Inside B.C.’s grizzly sanctuary
“Remember, you don’t have to run faster than the bear,” our bush pilot, Ken Cote, informs us. “You just have to run faster than one of us.” I look at our eight-member group appraisingly, and my eyes linger on Tyler Clarke, a staffer from Northern BC Tourism who is wearing the 18-kilogram Google Street View Trekker backpack. I exhale ever so slightly.
When in grizzly country, it’s inevitable that someone will drop a zinger about bears—it’s just a question of when. For us, it happened on the dock at the floating Khutzeymateen Wilderness Lodge, five minutes after hopping off Cote’s de Havilland Beaver float plane. Joking about hungry wildlife may be good fun in campsites across Canada, but up here, 50 kilometres north of already-remote Prince Rupert, B.C., Cote’s advice takes on a morbid practicality.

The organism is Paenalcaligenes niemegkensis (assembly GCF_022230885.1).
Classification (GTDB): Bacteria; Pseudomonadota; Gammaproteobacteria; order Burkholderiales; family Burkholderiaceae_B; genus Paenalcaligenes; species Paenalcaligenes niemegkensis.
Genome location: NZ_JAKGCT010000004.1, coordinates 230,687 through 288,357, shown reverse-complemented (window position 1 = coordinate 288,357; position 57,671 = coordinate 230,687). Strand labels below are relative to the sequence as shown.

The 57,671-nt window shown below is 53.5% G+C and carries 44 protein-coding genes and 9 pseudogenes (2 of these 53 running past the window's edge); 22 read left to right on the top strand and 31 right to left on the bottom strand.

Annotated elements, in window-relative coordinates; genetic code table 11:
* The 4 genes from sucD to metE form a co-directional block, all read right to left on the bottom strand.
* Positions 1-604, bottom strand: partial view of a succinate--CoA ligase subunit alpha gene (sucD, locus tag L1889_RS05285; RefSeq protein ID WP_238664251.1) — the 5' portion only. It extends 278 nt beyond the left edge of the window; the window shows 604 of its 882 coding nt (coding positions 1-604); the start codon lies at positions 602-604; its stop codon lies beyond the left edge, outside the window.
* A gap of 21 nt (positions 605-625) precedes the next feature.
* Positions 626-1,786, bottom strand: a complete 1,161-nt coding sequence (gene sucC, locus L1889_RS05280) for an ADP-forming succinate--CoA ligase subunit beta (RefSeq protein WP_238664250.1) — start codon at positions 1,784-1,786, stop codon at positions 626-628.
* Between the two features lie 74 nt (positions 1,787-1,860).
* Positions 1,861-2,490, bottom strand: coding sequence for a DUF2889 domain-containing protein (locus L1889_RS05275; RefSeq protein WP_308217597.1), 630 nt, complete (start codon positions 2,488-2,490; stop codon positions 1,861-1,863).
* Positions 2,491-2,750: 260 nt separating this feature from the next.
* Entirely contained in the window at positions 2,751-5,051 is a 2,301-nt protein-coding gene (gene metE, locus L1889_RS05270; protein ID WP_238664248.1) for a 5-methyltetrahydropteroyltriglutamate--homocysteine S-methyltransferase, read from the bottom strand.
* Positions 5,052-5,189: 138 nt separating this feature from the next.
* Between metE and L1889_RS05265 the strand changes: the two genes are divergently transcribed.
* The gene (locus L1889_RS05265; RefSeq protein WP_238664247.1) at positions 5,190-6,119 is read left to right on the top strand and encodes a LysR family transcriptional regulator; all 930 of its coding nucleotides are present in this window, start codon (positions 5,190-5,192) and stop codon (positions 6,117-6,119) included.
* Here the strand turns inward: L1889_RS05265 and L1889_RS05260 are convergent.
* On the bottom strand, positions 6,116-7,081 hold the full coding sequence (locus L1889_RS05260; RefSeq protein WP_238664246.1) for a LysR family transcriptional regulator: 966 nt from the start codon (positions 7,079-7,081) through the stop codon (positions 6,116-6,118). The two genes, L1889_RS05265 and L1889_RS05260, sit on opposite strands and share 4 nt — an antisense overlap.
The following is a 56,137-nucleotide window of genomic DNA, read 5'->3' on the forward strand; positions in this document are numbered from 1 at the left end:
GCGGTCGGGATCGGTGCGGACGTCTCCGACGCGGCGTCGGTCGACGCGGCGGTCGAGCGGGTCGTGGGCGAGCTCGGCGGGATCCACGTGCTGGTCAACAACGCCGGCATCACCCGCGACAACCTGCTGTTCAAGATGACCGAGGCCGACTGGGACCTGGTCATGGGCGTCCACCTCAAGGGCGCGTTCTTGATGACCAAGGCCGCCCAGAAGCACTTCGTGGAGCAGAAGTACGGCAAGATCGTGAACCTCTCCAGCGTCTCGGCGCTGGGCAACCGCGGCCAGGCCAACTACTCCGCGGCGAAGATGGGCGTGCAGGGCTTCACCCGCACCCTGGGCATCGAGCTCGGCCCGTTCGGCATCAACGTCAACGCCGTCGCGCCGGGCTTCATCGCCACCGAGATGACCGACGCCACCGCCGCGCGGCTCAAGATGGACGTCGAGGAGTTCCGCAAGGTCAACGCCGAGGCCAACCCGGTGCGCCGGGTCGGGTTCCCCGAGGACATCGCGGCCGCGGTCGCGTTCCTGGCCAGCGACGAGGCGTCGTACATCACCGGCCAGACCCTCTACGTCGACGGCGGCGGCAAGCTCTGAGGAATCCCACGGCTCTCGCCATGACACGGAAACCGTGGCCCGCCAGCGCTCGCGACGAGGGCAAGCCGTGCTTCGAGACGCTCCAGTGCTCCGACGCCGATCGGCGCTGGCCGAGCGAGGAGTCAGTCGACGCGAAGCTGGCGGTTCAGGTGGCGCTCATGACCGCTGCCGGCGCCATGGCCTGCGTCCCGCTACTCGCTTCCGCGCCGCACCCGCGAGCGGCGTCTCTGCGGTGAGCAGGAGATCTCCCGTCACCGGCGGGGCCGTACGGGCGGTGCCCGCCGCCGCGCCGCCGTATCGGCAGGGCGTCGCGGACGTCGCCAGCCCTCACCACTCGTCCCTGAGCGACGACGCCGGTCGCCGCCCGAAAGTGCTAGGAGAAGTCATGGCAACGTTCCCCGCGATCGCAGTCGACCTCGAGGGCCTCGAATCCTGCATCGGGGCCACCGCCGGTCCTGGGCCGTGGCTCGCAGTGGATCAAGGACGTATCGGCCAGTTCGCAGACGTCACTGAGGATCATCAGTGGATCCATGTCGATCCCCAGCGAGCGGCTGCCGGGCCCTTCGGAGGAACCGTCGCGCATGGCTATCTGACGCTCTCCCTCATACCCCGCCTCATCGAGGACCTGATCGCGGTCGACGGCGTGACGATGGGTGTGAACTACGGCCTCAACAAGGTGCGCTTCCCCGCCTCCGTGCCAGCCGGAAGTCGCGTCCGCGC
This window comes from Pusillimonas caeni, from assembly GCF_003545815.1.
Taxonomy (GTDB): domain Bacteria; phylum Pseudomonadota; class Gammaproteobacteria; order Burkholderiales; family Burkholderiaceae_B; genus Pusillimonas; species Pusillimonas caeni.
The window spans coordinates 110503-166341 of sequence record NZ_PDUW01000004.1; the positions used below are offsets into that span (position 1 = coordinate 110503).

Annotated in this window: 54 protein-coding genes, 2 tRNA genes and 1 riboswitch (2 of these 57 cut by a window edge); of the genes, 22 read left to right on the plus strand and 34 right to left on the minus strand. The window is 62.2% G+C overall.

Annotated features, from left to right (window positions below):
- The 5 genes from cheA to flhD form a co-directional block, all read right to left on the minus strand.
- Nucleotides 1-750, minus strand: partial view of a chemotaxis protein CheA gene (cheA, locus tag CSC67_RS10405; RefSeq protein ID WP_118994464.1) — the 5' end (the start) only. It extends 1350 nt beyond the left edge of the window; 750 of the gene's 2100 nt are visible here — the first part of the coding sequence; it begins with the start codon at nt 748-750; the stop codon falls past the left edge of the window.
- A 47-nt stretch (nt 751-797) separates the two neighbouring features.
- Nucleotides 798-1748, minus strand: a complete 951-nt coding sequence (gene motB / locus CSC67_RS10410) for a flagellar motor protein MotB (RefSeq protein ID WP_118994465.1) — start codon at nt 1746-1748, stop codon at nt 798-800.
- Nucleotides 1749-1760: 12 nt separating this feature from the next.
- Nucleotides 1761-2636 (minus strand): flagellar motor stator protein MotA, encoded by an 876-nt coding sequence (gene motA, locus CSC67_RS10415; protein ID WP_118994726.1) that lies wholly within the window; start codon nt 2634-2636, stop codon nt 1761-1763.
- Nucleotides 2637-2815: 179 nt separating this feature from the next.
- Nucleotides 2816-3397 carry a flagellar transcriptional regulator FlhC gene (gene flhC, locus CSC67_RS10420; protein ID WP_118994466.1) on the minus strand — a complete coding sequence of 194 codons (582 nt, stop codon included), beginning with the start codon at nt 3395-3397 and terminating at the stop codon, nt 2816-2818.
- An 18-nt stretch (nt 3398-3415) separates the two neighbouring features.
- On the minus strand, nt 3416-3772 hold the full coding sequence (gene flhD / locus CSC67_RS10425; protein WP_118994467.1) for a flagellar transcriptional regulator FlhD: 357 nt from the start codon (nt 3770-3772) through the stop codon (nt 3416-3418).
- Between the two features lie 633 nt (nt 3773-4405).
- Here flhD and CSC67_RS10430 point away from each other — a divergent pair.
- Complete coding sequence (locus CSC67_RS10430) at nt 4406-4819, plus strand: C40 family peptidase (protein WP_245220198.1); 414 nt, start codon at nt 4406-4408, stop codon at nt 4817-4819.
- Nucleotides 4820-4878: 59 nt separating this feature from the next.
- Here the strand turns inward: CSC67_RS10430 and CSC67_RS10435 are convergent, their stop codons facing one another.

Aside from the lodge’s staff, the members of our troop—which includes a Swiss family (two parents, three kids)—are the only human occupants of the Khutzeymateen Grizzly Bear Sanctuary and adjacent conservancies. The 58,360 hectares of protected habitat is home to roughly 50 grizzlies, so we’re seriously outnumbered. But for us, that’s a good thing, as the Trekker has been dispatched here for the sole purpose of seeing these giants in their natural setting and cataloguing the experience for Google-able posterity. The only problem is, we can’t seem to find them.
Check out these remarkably photogenic animals in their natural habitats.